The initial description of catheter-based renal sympathetic denervation as a potential alternative treatment for resistant hypertension in 2009  sparked a great deal of interest among scientists and clinicians alike. The prospects of an interventional approach, if proven safe and effective, in a clinical field traditionally dominated by lifestyle-related and pharmacologic therapies was an excitement for many colleagues regularly exposed to a rather heterogeneous group of hypertensive patients in whom blood pressure (BP) control was not achievable despite appropriate combination of available therapies. Moreover, the rationale of targeting renal sympathetic nerves therapeutically has a strong pathophysiologic foundation with both experimental studies in a range of animal models  and application of radiotracer dilution methodologies in humans to measure noradrenaline spillover from renal sympathetic nerves to plasma  providing unequivocal evidence for an important neurogenic contribution to BP elevation.
A series of randomized controlled and uncontrolled studies in patients with resistant hypertension and other conditions commonly characterized by heightened sympathetic nerve activity demonstrated the safety and feasibility of renal sympathetic denervation and provided a clear signal for efficacy with clinically relevant BP reductions. As with any therapy, not all patients that were treated showed a BP response and in those who did substantial variability was observed. The relevance of appropriate patient selection, various procedural aspects, more rigorous assessment of medication adherence, and BP changes among several others became apparent  and the demand for a sham-controlled trial to properly assess the BP-lowering efficacy of renal denervation was conveyed both by the scientific community and regulatory bodies. As a consequence, Symplicity HTN-3 was designed as the largest and the first randomized controlled trial to include a sham control arm . The failure of Symplicity HTN-3 to demonstrate a BP-lowering effect beyond that of a sham control caught most by surprise and seemed to confirm the sceptical view of some. Further analyses of the trial data were interpreted to suggest that among others, population characteristics, medication changes that occurred in the postprocedural period prior to primary endpoint assessment, operator inexperience, and inadequate efficiency of denervation with the single-electrode catheter may have contributed to the unexpected findings .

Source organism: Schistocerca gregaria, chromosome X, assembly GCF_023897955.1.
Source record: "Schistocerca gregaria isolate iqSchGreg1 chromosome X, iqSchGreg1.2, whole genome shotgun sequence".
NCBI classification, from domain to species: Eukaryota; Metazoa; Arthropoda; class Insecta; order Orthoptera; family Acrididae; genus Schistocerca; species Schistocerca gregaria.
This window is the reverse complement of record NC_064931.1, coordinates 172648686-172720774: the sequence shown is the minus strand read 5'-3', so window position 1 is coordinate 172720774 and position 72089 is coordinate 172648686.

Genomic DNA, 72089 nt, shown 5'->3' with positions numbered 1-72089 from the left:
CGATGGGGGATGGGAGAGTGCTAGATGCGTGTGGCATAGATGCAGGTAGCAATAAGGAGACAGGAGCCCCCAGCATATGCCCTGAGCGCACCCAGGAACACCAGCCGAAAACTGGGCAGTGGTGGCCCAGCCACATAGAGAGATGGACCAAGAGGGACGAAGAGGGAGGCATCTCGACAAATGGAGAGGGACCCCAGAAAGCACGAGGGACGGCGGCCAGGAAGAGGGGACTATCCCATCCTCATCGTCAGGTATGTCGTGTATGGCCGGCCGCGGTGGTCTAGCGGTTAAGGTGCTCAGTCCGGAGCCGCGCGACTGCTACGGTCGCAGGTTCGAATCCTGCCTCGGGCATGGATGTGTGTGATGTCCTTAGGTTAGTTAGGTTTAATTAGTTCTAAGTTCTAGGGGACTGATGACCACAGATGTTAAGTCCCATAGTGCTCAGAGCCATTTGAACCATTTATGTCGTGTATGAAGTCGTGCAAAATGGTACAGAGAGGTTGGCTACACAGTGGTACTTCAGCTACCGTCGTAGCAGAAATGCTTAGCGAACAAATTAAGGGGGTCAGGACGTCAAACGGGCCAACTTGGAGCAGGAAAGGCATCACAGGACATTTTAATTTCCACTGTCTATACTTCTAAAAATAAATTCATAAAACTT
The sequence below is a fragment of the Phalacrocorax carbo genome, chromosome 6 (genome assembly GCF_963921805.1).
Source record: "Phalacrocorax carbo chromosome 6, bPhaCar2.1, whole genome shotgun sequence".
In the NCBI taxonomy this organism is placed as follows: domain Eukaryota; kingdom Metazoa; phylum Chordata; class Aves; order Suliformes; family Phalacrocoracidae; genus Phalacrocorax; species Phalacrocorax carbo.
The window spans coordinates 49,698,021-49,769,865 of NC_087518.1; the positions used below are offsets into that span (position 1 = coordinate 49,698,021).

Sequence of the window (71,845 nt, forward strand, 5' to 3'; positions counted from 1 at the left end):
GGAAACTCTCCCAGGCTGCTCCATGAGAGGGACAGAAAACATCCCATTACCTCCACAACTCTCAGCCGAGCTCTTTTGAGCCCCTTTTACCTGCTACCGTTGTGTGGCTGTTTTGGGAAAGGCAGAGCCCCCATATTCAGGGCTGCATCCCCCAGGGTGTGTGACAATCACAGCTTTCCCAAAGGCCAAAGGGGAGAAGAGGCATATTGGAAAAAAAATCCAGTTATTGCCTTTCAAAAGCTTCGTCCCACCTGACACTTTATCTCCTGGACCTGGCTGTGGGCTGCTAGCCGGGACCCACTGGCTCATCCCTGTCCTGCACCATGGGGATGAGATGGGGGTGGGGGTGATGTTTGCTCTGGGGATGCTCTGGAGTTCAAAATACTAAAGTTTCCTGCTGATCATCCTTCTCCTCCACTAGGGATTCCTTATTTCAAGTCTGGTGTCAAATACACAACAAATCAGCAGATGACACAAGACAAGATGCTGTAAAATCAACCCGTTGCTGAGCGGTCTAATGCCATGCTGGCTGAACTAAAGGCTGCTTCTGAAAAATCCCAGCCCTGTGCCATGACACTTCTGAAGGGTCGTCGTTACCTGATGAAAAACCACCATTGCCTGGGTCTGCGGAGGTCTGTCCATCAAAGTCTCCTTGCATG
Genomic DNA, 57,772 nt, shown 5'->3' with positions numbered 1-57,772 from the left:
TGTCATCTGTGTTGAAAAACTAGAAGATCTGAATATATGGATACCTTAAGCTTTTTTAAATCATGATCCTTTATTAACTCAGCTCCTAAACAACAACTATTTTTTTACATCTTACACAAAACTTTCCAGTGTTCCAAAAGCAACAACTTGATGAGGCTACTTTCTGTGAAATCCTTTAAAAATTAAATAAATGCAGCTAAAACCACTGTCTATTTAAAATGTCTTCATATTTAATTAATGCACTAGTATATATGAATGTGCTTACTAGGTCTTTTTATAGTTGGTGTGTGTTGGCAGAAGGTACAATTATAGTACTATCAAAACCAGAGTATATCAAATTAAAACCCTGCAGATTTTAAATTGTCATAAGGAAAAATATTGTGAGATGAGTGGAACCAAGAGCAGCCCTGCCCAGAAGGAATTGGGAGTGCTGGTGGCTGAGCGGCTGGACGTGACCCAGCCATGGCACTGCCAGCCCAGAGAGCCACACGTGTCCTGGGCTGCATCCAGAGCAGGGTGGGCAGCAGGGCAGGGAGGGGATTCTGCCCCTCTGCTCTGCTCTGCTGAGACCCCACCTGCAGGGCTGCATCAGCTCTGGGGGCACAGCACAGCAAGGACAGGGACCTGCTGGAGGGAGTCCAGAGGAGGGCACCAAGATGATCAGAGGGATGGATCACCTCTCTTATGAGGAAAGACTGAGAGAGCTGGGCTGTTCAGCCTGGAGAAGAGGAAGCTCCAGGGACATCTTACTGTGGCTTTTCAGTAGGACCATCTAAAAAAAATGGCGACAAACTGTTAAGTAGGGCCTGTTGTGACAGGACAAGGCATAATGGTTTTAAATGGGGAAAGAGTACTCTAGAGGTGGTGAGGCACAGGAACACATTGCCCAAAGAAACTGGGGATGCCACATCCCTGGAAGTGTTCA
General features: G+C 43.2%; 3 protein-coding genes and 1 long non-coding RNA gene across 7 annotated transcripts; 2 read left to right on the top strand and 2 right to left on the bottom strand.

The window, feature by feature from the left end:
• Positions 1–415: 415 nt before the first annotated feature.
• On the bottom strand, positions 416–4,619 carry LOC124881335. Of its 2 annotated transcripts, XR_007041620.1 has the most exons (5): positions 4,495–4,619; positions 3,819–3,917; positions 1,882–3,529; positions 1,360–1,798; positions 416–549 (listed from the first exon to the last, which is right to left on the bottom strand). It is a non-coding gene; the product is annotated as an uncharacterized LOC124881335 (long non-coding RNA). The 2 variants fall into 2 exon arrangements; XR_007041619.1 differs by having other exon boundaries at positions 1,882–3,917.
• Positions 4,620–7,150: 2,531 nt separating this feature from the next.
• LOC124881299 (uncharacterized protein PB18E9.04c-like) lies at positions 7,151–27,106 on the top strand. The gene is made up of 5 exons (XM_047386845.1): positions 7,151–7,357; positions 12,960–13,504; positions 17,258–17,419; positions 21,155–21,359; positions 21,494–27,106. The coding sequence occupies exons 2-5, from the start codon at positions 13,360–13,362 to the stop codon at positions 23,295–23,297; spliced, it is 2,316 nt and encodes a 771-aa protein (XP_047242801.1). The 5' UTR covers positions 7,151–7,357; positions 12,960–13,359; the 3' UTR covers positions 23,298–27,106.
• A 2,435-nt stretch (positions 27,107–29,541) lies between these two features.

In the current issue of the Journal, Mathiassen and colleagues  present data from their ReSET trial, a small but well designed, single-center double-blind randomized sham-controlled trial assessing the BP-lowering efficacy of renal denervation using a single-electrode catheter. Their main finding is that the BP reduction at 3 and 6 months follow-up did not differ between the active treatment and the sham control group. Although the authors conclude that their study confirms the results from the Symplicity HTN-3 trial, they emphasize the need for further sham-controlled studies using multielectrode catheters to ultimately determine the potential role of renal denervation (RDN) in the treatment of (resistant) hypertension.
This study is a solid body of work and the authors are to be commended to have performed a sham-controlled study taking into account several, albeit not all of the previous criticisms raised in regard to Symplicity HTN-3. Specifically, they used the mean change in daytime ambulatory SBP from baseline to 3 months as the primary efficacy endpoint thereby avoiding the more pronounced variability typically introduced by office BP readings. Of note, the ambulatory recordings appeared to be of sufficient quality with an overall average of successful readings for each ambulatory BP monitoring (ABPM) of 86%. Unfortunately, observed pill intake prior to ambulatory BP monitoring was not performed, which would have strengthened their data further, as would have testing for drug metabolites to assess medication adherence.